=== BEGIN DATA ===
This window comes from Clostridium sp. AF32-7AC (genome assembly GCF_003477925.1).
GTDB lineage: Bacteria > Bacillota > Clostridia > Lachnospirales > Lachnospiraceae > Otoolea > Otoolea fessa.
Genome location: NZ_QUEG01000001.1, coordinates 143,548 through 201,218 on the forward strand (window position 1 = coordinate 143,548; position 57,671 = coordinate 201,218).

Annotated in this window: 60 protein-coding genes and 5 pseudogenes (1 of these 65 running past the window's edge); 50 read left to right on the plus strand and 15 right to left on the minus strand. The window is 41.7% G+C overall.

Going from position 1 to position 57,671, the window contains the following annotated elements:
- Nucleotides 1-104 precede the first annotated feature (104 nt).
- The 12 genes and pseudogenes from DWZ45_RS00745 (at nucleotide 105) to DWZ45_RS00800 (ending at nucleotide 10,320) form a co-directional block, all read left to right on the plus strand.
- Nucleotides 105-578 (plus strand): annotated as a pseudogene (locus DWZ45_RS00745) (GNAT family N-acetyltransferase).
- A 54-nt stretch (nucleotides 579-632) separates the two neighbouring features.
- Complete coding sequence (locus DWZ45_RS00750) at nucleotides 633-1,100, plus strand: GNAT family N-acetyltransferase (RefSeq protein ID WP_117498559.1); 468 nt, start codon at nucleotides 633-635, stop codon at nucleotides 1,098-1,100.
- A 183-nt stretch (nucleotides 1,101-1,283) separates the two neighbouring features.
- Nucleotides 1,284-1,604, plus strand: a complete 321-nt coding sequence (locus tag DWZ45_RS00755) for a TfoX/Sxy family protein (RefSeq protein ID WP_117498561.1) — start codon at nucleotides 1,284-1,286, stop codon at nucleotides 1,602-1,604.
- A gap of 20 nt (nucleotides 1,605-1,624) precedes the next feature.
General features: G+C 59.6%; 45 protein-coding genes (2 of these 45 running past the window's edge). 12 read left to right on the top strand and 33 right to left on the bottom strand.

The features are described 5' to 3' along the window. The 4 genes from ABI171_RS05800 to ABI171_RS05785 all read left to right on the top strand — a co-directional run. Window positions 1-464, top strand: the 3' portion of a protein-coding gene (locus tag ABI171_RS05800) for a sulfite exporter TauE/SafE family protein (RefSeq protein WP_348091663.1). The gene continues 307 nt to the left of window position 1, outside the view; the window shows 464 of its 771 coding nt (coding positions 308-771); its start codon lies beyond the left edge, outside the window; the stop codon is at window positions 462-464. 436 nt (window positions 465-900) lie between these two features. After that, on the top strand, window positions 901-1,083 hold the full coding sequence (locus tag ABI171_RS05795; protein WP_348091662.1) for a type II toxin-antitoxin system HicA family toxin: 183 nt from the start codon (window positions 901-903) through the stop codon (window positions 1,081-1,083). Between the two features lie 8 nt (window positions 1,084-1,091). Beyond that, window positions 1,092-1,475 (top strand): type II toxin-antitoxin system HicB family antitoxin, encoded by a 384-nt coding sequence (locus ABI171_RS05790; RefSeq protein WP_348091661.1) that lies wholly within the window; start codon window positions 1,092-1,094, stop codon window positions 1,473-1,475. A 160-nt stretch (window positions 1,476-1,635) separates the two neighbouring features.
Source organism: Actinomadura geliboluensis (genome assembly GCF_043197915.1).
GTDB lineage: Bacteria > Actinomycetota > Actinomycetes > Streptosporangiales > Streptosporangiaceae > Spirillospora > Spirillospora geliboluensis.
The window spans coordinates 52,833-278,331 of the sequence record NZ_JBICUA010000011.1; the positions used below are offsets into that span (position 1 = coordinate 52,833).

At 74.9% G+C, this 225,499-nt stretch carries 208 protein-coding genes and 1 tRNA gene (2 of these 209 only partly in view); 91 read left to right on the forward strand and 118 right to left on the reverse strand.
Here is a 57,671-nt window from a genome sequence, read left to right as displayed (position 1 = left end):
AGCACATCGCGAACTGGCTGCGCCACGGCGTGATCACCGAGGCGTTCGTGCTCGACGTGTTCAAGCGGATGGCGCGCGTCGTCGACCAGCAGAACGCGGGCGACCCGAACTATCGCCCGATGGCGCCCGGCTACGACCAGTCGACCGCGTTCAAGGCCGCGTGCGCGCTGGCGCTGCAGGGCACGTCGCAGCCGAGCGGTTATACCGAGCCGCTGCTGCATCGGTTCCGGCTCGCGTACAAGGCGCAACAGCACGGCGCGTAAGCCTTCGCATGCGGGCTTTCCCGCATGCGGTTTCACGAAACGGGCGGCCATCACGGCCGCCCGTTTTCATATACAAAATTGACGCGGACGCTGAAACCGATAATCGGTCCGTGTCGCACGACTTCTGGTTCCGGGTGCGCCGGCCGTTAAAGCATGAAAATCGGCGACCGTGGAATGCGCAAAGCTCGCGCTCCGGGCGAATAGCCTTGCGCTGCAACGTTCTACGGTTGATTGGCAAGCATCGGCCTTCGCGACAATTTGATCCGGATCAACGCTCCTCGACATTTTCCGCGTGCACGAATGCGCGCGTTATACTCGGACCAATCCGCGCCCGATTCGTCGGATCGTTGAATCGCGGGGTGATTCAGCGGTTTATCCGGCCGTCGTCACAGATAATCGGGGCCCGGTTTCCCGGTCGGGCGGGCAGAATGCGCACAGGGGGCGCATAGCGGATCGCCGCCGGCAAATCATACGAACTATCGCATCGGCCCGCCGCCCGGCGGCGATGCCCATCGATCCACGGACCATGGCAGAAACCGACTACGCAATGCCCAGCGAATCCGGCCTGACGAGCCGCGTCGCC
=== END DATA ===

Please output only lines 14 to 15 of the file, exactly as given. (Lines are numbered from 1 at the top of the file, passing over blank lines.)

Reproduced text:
General features: G+C 59.6%; 45 protein-coding genes (2 of these 45 running past the window's edge). 12 read left to right on the top strand and 33 right to left on the bottom strand.

The features are described 5' to 3' along the window. The 4 genes from ABI171_RS05800 to ABI171_RS05785 all read left to right on the top strand — a co-directional run. Window positions 1-464, top strand: the 3' portion of a protein-coding gene (locus tag ABI171_RS05800) for a sulfite exporter TauE/SafE family protein (RefSeq protein WP_348091663.1). The gene continues 307 nt to the left of window position 1, outside the view; the window shows 464 of its 771 coding nt (coding positions 308-771); its start codon lies beyond the left edge, outside the window; the stop codon is at window positions 462-464. 436 nt (window positions 465-900) lie between these two features. After that, on the top strand, window positions 901-1,083 hold the full coding sequence (locus tag ABI171_RS05795; protein WP_348091662.1) for a type II toxin-antitoxin system HicA family toxin: 183 nt from the start codon (window positions 901-903) through the stop codon (window positions 1,081-1,083). Between the two features lie 8 nt (window positions 1,084-1,091). Beyond that, window positions 1,092-1,475 (top strand): type II toxin-antitoxin system HicB family antitoxin, encoded by a 384-nt coding sequence (locus ABI171_RS05790; RefSeq protein WP_348091661.1) that lies wholly within the window; start codon window positions 1,092-1,094, stop codon window positions 1,473-1,475. A 160-nt stretch (window positions 1,476-1,635) separates the two neighbouring features.